Managing very Young Learners

by Sophia McMillan
(Shane Training Centre, Japan)


Facing a class of under fives can be a very frightening experience. What do you do when they start crying, crawling under the table, throwing things, won’t participate etc?


It is important to remember that learning English can be a frightening and destabilising experience for a young child and it is vital that rapport and trust is established quickly. Greet them when they come into the classroom, and use their names as much as possible. Sometimes having children’s music/songs playing quietly in the background can reduce the stress felt by the learners.

Sometimes small toys/teddies etc can be used to distract nervous or tearful learners who can be asked to “look after” the toy for the lesson. It is important to set this up clearly or the child may become distressed at the end of the lesson when they have to return it. For this to work well the same group of toys should be available every week and there should be at least one available per learner. These toys can also be used to introduce new language etc.

Routines are very important for young learners as it fosters a sense of security and comfort. Always begin and end the lessons the same way, as the learners will get used to the routine making them easier to manage. You could use the ‘hello’ song (FAB Red) to start the lesson and “goodbye” (FAB Red) to end it. This means that the learners are controlled on entering and leaving the class.

Before the lesson starts make sure that all your materials are prepared and ready for use. This will mean that you can give the learners your undivided attention. Try not to turn your back on the class.

There are a number of ways of ensuring that discipline is maintained in a young learner class and the best method will change with the class and teacher. But there needs to be a clear and consistent system. Young learners need to know what is expected of them and be clear on why they are being told ‘no!’

One method is to draw two faces in the corner of the board at the start of each lesson, one smiley and the other sad. Write the names of the learners onto card that can be moved between the two faces. Stick them onto the board in-between the two columns. If the learners do something good e.g. participate, tidy up etc then the card is moved to the smiley face column. This is a clear incentive that shows the focus is not just on the naughty children. If someone does misbehave then their name should be moved into the sad face column, but remember to give them an opportunity to return to the middle and eventually the smiley face column during the lesson. At the end of the lesson be sure to make a point of congratulating those in the smiley column to reinforce and reward their good behaviour.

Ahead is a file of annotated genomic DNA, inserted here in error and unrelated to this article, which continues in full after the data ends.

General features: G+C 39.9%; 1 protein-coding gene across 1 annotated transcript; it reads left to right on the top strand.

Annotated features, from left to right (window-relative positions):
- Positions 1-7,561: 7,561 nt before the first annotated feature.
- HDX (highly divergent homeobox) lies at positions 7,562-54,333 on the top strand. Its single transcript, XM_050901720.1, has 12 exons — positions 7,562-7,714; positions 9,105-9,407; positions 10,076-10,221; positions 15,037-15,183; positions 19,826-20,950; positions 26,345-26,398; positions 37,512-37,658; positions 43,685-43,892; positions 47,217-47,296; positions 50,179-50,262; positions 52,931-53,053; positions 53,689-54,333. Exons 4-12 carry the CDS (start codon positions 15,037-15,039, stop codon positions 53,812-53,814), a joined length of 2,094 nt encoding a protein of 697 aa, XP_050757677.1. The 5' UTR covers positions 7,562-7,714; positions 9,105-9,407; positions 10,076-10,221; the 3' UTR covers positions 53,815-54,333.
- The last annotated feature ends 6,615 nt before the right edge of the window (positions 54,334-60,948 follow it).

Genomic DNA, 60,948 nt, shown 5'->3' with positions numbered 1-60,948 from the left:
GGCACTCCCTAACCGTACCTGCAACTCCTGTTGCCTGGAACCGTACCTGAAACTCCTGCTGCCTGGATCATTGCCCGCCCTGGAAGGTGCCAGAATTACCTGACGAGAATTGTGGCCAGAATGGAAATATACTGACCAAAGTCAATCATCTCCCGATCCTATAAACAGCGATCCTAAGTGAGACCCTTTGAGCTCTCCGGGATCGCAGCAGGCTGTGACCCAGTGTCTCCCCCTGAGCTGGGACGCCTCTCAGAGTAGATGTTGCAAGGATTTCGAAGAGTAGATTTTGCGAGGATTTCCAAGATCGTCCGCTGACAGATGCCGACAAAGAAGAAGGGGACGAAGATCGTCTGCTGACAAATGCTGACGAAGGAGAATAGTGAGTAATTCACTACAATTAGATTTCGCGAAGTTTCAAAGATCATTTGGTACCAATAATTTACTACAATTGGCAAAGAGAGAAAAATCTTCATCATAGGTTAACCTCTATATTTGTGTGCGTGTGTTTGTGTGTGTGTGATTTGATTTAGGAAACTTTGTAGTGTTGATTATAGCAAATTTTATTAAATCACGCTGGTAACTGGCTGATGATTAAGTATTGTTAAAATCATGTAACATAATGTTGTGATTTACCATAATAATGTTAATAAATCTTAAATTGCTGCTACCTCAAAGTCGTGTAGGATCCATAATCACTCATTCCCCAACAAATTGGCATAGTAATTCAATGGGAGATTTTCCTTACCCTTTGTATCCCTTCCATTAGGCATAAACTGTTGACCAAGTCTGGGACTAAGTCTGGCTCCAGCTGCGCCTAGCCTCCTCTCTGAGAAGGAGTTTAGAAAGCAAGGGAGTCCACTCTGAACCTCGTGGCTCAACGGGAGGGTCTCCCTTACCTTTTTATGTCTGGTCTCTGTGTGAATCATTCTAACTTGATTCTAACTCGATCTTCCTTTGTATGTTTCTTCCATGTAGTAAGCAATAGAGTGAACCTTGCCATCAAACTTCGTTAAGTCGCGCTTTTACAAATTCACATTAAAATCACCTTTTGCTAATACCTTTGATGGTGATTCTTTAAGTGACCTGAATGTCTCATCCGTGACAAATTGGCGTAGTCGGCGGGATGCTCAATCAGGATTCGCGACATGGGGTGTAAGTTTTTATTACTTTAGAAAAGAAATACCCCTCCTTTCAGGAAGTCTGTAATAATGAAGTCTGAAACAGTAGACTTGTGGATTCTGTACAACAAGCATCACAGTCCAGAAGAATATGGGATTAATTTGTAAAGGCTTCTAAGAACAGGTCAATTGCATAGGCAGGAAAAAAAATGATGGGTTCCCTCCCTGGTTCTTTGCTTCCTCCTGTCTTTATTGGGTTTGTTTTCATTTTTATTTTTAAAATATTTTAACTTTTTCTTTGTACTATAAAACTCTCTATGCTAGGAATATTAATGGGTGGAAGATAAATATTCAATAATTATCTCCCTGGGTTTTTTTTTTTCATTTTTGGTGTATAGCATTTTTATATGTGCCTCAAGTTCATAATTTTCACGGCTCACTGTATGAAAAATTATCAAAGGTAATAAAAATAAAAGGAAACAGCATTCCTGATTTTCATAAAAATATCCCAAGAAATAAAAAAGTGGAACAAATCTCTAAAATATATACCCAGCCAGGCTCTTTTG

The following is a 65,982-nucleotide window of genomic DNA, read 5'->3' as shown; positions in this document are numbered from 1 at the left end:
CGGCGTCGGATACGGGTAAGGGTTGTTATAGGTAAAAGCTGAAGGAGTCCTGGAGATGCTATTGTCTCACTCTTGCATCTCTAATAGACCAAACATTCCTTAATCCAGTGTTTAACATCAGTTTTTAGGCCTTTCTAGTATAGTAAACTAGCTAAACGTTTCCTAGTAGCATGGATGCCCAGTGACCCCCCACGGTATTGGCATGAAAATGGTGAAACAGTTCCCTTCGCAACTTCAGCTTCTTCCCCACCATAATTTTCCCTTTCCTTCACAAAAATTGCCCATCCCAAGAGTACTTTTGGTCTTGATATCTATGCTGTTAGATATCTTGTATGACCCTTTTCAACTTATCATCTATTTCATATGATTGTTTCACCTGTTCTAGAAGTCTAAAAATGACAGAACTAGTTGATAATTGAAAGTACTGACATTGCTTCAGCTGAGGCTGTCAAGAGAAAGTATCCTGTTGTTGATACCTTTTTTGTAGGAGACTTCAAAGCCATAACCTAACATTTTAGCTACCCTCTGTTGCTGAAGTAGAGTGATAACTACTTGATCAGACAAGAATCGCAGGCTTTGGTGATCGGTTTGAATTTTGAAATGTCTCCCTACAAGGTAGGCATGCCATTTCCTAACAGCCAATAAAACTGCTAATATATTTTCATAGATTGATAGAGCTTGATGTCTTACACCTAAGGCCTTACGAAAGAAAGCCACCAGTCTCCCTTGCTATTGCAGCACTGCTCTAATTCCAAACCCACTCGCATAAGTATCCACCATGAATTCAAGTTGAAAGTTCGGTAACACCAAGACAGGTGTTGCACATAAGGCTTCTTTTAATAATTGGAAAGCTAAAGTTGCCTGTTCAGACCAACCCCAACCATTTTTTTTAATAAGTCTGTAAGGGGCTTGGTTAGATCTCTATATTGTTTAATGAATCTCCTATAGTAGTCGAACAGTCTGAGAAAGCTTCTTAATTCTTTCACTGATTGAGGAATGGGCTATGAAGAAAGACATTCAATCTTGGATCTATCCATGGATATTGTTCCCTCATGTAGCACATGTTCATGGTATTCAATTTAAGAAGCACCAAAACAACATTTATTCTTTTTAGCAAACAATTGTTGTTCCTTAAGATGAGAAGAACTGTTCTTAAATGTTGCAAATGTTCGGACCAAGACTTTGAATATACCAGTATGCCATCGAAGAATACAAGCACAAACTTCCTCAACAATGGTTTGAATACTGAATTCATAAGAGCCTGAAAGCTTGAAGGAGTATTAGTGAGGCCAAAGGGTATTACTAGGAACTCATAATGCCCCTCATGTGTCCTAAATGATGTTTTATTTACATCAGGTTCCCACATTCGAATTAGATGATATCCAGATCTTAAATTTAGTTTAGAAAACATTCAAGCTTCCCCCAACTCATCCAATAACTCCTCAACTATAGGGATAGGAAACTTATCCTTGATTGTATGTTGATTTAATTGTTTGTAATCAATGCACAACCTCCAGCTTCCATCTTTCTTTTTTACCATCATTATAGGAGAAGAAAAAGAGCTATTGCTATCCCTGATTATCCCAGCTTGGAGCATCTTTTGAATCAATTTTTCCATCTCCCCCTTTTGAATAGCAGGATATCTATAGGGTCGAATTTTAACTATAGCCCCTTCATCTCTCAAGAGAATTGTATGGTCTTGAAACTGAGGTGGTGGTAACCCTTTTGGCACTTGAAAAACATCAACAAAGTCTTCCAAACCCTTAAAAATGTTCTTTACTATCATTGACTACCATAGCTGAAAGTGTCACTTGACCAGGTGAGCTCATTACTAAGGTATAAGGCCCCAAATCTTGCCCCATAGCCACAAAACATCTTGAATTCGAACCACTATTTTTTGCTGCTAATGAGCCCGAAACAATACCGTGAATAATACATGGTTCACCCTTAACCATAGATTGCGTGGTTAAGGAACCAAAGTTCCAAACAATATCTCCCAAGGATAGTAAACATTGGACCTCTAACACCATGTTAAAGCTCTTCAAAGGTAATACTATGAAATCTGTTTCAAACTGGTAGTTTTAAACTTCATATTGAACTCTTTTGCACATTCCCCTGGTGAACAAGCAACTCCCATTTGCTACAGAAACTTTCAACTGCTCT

Similar to football it is possible to use a card system with your learners – yellow cards for minor infractions and red for more serious ones. (Two yellow cards are followed by a red card).

Seating arrangements are a very important factor to a well-managed class. As a teacher you need to be able to make eye contact with all the learners. If they are using tables make sure that you are mobile, change where you sit. Use designated seats to split up children who easily distract each other or put quieter learners with those they get on well with. This can be done with word/colour cards given at the door that the learners match to a card on a chair.

Ensure that the learners only have the bare minimum available. A friend’s pencil can quickly become the most fascinating thing in the world!

Prevention is better than a cure and the reasons why learners might be misbehaving are often easier to deal with than the behaviour itself. Learners need to be challenged and they should always have something achievable to do. If they are bored or do not understand the task they will become bored and harder to control. Make sure activities are clearly demonstrated. Help those who do not understand and if possible encourage the learners to help each other. Have extra materials and ideas prepared for those who finish faster than the others.

Varying the type of activity and groupings used in the class is important. Make sure that fast paced active games are interspersed with calmer more sedate ones. Remember children can be very loud but the louder you are the louder they will become. If you want their attention try standing where they can all see you with your hands on your head. It will take a few minutes for the whole class to copy you but the more focussed ones will follow quickly and the others will be intrigued by what is happening and the class will quieten.

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